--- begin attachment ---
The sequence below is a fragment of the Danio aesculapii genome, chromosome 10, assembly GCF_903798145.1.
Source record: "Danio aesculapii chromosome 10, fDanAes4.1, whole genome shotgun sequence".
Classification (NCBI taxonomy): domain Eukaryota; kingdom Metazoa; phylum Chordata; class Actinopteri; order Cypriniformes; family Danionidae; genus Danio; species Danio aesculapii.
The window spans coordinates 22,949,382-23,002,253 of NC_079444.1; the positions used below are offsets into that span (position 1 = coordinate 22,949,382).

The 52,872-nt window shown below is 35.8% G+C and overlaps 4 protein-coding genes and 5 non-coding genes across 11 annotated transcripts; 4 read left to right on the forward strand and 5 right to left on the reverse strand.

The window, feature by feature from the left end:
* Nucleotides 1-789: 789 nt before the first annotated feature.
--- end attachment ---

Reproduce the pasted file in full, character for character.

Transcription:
The sequence below is a fragment of the Danio aesculapii genome, chromosome 10, assembly GCF_903798145.1.
Source record: "Danio aesculapii chromosome 10, fDanAes4.1, whole genome shotgun sequence".
Classification (NCBI taxonomy): domain Eukaryota; kingdom Metazoa; phylum Chordata; class Actinopteri; order Cypriniformes; family Danionidae; genus Danio; species Danio aesculapii.
The window spans coordinates 22,949,382-23,002,253 of NC_079444.1; the positions used below are offsets into that span (position 1 = coordinate 22,949,382).

The 52,872-nt window shown below is 35.8% G+C and overlaps 4 protein-coding genes and 5 non-coding genes across 11 annotated transcripts; 4 read left to right on the forward strand and 5 right to left on the reverse strand.

The window, feature by feature from the left end:
* Nucleotides 1-789: 789 nt before the first annotated feature.